You are currently viewing Most Common SEO Mistakes You Must Avoid While Managing Your Blog

Most Common SEO Mistakes You Must Avoid While Managing Your Blog

There are quite a few SEO related mistakes to be found on most blogs and majorities of them are easily avoidable. The rest may be a bit technical, but if you wish to rank, you must find out if you are okay on the optimization front. We shall categorize them, but only for convenience: all mistakes ought to be corrected without exception.

Content Related:

1. The Obvious:

We mean, poor quality of content. This cannot be stressed enough: Google puts content ahead of everything else, and if you are not writing quality posts with the proper citations and outbound links, you are never going to rank or hold your rank for very long if you do. Hire an expert if necessary, but make sure this basic part of SEO is taken care of at all times.

2. The Anchor Text:

You probably know enough to avoid keyword cramming – gone are the days of 3 -4.5% keyword density – the term keyword density itself is obsolete now. But have you paid attention to your anchor texts lately? It is okay to use a keyword rich text as anchor text that leads to another of your posts or sites, but if you keep repeating it, even for valid reasons, it does not become too different from keyword spamming. Use meaningful variations that convey to the reader what to expect from where the link leads to, and leave it at that.

3. Internal Links:

This is part of the anchor texts thingy, but deserves special mention because without proper internal links, your site may not be crawled in its entirety. Make sure each page leads to at least some of the other pages, which in turn will follow a similar pattern of leading. If a page stands unconnected to the rest of your site, it may not be crawled in spite of its presence in the XML site map you surely have submitted to the major search engines.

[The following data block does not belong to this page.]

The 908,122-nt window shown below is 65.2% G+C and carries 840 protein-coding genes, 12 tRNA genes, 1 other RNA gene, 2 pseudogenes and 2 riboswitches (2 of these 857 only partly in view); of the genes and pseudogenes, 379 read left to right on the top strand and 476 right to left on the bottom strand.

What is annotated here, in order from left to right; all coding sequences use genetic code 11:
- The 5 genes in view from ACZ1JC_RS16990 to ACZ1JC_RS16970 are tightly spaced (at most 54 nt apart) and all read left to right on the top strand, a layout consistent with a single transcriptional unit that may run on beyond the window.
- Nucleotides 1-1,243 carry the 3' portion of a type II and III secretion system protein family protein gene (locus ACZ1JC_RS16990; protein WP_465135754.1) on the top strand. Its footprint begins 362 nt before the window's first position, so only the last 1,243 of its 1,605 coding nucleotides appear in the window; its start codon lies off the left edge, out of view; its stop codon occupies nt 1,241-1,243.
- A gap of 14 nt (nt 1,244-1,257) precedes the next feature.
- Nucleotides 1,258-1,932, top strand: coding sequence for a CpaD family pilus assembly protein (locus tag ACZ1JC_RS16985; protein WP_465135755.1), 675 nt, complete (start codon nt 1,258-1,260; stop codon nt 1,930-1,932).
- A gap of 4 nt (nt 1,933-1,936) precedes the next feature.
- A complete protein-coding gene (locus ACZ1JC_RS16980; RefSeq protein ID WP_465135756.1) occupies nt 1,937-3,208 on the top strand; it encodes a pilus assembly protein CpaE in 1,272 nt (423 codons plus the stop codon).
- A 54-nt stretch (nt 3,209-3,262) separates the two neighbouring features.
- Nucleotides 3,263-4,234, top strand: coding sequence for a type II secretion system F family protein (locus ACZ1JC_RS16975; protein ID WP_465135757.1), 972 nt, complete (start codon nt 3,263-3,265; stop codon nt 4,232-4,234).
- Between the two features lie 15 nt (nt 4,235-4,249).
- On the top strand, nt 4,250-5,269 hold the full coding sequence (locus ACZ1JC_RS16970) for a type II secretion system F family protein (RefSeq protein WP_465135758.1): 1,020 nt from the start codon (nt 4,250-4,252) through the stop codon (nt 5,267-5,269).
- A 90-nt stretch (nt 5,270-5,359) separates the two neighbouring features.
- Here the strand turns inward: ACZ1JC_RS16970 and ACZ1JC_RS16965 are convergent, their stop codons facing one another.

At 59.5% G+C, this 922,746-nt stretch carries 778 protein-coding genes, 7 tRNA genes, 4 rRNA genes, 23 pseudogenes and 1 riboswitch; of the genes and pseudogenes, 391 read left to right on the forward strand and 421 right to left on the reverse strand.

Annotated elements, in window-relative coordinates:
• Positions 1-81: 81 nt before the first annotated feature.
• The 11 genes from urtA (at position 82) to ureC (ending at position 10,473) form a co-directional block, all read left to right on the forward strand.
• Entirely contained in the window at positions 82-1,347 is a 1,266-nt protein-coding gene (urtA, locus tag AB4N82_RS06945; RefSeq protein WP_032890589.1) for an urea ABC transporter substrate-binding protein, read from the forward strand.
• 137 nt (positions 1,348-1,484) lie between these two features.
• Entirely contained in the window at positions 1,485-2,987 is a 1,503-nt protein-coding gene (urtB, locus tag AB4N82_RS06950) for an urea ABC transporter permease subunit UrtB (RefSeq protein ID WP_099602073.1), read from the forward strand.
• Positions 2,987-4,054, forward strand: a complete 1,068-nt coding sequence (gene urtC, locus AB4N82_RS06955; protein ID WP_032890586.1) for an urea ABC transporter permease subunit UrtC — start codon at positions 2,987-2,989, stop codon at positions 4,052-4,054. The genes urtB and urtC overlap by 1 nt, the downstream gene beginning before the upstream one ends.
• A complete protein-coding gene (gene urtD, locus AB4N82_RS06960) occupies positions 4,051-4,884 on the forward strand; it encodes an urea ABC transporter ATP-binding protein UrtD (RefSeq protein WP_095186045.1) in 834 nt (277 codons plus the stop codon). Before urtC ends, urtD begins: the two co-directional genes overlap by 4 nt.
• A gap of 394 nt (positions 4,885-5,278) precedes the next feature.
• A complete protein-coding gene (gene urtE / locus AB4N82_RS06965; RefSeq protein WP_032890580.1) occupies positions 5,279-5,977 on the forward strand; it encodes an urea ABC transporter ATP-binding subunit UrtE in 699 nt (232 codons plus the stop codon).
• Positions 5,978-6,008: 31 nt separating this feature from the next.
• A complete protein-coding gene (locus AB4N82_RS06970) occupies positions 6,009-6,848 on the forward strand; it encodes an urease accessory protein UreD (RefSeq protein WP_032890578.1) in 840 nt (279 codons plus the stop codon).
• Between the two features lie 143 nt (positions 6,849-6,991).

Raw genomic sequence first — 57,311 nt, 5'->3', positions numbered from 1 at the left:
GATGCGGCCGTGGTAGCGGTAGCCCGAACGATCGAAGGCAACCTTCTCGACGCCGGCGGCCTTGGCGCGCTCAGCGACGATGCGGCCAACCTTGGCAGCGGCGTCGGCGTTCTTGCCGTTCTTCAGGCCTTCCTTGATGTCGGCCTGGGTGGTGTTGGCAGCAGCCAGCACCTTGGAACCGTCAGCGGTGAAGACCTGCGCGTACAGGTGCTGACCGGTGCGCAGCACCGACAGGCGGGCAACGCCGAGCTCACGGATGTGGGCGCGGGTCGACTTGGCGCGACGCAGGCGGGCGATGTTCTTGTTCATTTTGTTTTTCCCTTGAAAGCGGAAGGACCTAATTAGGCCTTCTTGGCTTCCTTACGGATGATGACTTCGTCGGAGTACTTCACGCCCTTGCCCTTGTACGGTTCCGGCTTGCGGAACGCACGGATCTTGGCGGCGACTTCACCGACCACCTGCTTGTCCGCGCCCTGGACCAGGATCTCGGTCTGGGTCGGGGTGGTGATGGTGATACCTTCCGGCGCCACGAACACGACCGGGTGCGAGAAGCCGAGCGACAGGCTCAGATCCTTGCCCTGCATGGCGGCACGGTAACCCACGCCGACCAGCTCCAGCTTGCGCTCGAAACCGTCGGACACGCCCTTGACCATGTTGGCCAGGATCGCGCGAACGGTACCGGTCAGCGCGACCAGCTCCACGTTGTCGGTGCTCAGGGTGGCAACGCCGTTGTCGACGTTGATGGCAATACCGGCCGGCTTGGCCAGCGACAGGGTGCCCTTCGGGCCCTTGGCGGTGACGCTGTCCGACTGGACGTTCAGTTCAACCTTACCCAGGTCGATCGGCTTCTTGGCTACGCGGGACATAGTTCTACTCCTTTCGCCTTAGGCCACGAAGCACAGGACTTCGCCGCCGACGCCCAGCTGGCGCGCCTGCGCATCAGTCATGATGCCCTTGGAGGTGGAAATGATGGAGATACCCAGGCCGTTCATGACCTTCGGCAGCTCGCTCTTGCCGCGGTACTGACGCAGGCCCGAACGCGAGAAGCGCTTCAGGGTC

In addition, it is good for your home page to contain many links, but if it they are in excess, you have a link stuffed page (not a technical term) which does dilute each link’s value. Be choosy and follow a pattern where your pages are interconnected with all or most major pages starting with select links appearing on the home page.

4. There’s just one H1:

Don’t put more than one H1 tag on the same page. This may happen without your knowing it because some blog themes automatically put a post title at the H1 level, but keep the text size small. This can appear deceptive, and you may want a ‘real’ H1 standing tall inside the post which would ultimately lead to a repetition.

Use the Edit link in WordPress dashboard to check out your theme’s coding. If that is too difficult for you, pay attention to Bing! site analysis – Bing! being even more particular about this aspect (as well as about any kind of repetitive element in the code including the meta description) than Google.

5. The Meta Factor:

This may not appear in the visible part of your content, but the connection is very clear. Without proper Meta description that reflects the essence of your content you wish your prospective readers to see, not even holding the first position on SERP will draw the expected percentage of visitors. Do NOT ignore this one!

Search Engine Perception Related: